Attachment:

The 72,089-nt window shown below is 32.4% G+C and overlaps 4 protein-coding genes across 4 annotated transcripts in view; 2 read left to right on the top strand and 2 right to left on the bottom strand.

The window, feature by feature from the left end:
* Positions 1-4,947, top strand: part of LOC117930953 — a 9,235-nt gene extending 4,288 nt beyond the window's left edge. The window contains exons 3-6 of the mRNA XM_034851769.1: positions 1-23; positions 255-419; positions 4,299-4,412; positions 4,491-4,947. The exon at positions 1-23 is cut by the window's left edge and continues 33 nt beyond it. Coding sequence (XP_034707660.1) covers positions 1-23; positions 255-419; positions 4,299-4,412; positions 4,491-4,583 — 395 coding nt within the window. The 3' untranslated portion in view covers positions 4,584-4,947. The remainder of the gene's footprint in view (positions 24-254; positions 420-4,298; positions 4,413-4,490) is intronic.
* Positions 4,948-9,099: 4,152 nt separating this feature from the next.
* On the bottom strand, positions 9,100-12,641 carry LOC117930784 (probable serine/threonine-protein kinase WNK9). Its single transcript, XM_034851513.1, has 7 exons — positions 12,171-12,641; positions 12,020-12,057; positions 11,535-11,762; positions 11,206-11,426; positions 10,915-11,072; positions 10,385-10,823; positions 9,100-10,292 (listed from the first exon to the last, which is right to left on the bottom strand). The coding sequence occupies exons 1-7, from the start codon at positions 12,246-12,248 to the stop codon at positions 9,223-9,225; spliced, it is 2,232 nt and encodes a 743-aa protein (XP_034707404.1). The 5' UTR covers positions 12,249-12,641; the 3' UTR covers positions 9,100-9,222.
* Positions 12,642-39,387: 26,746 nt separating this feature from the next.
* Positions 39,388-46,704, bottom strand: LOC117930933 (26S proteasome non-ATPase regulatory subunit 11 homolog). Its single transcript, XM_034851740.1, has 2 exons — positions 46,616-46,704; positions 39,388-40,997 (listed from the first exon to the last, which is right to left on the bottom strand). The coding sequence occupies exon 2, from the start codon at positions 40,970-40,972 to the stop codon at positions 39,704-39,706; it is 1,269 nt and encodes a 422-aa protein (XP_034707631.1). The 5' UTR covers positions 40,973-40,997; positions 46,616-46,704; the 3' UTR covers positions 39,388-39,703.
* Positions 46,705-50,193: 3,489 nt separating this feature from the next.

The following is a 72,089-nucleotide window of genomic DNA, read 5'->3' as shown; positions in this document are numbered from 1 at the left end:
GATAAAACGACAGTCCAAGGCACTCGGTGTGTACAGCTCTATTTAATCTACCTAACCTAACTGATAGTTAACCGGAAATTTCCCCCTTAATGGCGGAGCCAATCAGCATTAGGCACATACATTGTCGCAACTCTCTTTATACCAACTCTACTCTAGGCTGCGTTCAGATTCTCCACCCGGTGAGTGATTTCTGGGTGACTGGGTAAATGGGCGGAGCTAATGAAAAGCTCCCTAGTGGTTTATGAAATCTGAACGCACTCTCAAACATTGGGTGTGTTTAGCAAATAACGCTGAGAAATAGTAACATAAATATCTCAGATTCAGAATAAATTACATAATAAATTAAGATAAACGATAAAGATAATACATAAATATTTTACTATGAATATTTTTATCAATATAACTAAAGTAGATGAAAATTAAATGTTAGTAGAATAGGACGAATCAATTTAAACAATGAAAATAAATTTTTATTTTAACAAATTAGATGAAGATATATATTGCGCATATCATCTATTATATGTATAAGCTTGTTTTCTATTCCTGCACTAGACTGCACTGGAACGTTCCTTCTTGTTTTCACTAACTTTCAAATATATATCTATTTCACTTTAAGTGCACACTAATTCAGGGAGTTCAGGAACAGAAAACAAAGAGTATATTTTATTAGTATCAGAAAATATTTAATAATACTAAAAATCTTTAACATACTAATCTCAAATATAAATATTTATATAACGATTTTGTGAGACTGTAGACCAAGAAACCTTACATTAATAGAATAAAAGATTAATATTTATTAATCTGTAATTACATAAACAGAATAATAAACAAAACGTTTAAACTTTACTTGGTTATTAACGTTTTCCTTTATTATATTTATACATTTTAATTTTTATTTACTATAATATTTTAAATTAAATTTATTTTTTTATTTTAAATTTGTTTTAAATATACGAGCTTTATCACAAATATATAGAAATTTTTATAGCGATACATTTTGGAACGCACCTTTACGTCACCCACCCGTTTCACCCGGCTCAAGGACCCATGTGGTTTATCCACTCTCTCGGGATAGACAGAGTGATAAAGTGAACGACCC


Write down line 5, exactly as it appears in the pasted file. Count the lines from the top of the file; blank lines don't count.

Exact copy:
* On the bottom strand, positions 9,100-12,641 carry LOC117930784 (probable serine/threonine-protein kinase WNK9). Its single transcript, XM_034851513.1, has 7 exons — positions 12,171-12,641; positions 12,020-12,057; positions 11,535-11,762; positions 11,206-11,426; positions 10,915-11,072; positions 10,385-10,823; positions 9,100-10,292 (listed from the first exon to the last, which is right to left on the bottom strand). The coding sequence occupies exons 1-7, from the start codon at positions 12,246-12,248 to the stop codon at positions 9,223-9,225; spliced, it is 2,232 nt and encodes a 743-aa protein (XP_034707404.1). The 5' UTR covers positions 12,249-12,641; the 3' UTR covers positions 9,100-9,222.